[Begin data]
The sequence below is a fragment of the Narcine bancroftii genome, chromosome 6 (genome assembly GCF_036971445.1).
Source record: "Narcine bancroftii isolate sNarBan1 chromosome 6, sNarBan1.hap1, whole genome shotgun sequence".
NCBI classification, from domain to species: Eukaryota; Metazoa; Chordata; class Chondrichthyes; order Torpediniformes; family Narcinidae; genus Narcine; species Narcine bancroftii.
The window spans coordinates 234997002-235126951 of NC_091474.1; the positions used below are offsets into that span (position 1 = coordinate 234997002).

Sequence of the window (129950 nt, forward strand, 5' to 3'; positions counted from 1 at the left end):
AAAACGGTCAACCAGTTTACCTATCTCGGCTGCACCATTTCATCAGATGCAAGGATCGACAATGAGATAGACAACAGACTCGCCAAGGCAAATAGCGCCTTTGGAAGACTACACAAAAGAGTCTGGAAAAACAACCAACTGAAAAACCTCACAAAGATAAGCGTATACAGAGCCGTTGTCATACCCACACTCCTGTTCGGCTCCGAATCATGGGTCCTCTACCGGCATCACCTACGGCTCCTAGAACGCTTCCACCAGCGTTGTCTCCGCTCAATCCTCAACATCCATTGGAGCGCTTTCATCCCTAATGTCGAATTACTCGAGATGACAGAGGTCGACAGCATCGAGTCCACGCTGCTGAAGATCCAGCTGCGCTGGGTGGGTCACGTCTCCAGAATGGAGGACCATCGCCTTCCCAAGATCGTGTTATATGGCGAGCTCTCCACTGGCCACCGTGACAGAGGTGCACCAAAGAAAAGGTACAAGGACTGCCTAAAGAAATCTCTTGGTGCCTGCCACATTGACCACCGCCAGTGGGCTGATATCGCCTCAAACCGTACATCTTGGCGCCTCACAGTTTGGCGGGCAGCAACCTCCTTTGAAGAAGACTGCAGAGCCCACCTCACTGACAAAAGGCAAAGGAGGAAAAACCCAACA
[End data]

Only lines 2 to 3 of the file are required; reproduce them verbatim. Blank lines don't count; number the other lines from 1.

Source record: "Narcine bancroftii isolate sNarBan1 chromosome 6, sNarBan1.hap1, whole genome shotgun sequence".
NCBI classification, from domain to species: Eukaryota; Metazoa; Chordata; class Chondrichthyes; order Torpediniformes; family Narcinidae; genus Narcine; species Narcine bancroftii.